The ethics of Charlie Hebdo, a brief analysis.

On January 7, 2015 France fell victim to a vicious terrorist attack. Two self proclaimed Islamist  gunmen broke into the satirical weekly newspaper Charlie Hebdo. The attack was a response to an article published by the newspaper which published a controversial depiction of Muhammad. Michael Morell, former Deputy Director of the Central Intelligence Agency, said the motive of the attack was “absolutely clear: trying to shut down a media organization that lampooned the Prophet Muhammad.” The New York Times. 7 January 2015. Retrieved 8 January 2015.

The assault on Charlie Hebdo raises the issue of freedom of speech in light of religious sensitivity. This attack, like all other terrorist attacks, forces us to consider the social consequences of our actions. Before I address this, let me be clear: there is no justification to open fire in an office building in order to make a religious/political statement, ever. Still, there may be something we can learn.

Freedom of speech in the United States is sacred and, despite certain constitutional exceptions, Americans enjoy great freedom in this area. However, European nations do not have such clear standards as we have here. The French Constitution has no equivalent Bill of Rights explicitly protecting the freedom of speech. Does this mean that French journalists should be silenced if their publications are used as a justification for terrorist attacks? Certainly the answer must be no.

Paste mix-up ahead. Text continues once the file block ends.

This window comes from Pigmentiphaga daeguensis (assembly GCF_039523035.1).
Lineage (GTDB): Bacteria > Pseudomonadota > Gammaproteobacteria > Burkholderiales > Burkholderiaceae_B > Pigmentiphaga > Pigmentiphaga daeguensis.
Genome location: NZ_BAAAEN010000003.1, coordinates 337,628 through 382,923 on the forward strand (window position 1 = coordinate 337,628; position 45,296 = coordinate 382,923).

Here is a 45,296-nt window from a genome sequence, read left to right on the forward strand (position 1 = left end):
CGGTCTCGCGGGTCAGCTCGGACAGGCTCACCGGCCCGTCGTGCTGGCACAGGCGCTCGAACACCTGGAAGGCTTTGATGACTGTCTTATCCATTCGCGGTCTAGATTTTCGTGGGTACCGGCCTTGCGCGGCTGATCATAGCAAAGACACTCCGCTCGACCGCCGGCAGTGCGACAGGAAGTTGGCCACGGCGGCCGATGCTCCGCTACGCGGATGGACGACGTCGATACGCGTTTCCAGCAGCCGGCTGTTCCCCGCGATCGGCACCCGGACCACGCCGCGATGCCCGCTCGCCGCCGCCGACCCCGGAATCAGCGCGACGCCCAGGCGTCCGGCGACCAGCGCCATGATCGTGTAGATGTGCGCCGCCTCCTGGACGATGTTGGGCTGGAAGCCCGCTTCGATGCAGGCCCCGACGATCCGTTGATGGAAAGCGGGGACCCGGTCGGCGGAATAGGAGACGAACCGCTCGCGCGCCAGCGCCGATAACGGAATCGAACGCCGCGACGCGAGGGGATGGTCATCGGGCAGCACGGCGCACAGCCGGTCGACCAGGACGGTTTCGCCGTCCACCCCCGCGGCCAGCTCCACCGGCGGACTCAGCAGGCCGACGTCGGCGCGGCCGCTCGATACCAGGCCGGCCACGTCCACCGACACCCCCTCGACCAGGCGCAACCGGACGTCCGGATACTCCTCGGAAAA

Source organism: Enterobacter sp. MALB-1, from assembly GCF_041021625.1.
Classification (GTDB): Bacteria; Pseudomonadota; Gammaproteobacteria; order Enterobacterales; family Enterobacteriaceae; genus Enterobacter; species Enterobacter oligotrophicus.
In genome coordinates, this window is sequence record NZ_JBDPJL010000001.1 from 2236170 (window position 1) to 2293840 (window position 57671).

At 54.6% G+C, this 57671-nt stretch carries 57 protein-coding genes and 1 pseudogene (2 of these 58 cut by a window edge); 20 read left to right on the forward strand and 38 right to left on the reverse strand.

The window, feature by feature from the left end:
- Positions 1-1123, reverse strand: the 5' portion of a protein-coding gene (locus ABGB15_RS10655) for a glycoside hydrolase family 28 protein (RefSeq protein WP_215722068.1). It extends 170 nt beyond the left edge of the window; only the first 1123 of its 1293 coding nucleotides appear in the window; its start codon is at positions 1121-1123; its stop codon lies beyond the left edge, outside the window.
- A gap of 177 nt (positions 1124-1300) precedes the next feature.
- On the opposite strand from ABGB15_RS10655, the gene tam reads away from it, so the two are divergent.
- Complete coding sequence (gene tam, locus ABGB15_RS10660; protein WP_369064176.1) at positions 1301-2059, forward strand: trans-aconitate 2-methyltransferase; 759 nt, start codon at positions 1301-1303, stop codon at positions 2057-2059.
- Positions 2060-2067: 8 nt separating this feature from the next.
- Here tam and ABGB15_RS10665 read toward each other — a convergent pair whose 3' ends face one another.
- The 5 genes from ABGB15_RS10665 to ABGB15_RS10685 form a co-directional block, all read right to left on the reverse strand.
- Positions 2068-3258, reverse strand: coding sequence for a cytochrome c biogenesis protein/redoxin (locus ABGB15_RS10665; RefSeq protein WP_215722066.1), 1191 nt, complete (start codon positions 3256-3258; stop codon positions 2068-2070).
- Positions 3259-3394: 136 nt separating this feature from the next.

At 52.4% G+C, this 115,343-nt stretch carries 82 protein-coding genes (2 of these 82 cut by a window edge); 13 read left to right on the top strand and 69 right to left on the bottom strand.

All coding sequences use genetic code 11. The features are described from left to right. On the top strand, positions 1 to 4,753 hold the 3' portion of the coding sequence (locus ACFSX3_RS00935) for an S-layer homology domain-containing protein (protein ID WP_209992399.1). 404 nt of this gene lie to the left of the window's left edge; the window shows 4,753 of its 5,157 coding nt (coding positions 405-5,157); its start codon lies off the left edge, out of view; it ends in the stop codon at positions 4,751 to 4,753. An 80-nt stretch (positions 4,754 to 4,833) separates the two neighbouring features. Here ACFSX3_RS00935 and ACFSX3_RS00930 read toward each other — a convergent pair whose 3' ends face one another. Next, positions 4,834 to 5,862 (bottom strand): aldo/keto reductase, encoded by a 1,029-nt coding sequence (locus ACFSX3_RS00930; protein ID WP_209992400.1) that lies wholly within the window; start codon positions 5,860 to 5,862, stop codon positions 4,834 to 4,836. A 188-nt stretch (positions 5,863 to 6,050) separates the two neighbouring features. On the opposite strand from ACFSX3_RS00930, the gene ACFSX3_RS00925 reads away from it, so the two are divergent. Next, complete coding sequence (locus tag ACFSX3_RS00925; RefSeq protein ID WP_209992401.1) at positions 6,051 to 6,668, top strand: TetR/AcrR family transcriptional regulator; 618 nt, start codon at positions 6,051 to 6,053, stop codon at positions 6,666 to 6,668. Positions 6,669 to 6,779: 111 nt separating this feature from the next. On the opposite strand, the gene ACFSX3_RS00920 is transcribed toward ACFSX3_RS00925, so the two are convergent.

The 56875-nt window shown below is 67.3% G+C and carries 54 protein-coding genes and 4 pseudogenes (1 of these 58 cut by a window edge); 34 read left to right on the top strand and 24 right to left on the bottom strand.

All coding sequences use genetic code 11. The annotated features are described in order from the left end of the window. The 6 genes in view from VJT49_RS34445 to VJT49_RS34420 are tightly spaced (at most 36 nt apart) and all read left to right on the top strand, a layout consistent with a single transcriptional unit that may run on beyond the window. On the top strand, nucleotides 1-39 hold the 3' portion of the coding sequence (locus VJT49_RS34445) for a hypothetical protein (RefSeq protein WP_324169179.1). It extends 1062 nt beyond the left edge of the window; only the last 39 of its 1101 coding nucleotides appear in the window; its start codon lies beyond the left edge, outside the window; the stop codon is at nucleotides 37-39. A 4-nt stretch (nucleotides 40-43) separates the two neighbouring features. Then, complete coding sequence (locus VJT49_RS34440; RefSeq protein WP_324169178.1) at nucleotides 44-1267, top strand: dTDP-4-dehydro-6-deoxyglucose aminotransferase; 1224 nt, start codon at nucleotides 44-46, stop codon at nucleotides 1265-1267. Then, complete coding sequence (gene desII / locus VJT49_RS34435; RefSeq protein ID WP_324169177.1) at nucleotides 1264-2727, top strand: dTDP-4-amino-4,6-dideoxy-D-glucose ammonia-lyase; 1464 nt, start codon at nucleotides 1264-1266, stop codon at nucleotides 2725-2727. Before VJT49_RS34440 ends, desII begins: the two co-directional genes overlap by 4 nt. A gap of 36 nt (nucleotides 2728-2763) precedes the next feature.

The right to freedom of speech goes beyond what a government allows. Humankind does not receive their human rights from a government document; they come from simply being a human being. However, governments, rulers, and tyrants all make justifications to limit speech. In the United States, Congress has limited speech that is found to have little political or societal benefit, such as “fighting words” and “true threats.” Islam uses a different standard. Islam holds that no person, Muslim or not, may portray a visual depiction of the Prophet Muhammed. This is not a fringe world view. Many agree that we must respect certain religious tenants even though we are not of that religion. A portrayal of the Prophet Muhammed may strike the same cord in a Muslim as the burning of a Bible to a Christian. Even many non-Christians would still feel a tinge upon seeing a Bible aflame. Interesting that this same feeling extends to desecrating other religions. Perhaps we should have the same conviction, if any, for the satyr of all religions.

Regardless of your philosophy, violence does not solve the purported problem of unbridled free speech. It certainly did not with Charlie Hebdo Surely the assault was intended to prevent Charlie Hebdo from continuing to create satyrical work invovling the Prophet Muhammed. In fact, it has had the opposite effect. Charlie Hebdo is now a publication known round the world. Charlie Hebdo is expected to print one million copies of its next issue. Prior to the attack, sixty thousand copies were sufficient for each publication in order to meet consumer demand. Using violence has only created an outstanding support for the victim.

Freedom of speech is a universal right that applies to all humanity. Problems arise when that speech conflicts with what other people consider holy. Perhaps Charlie Hebdo was reckless with their article. It was certainly insensitive to the principals of others. But at the end of the day, we cannot expect people to know or care about every religious tenant of every religion.  Al-Qaeda successfully destroyed any chance of a possible debate that may have resulted in France opposing the actions of Charlie Hebdo in a civil forum. At the end of the day, violence has not solved anything.


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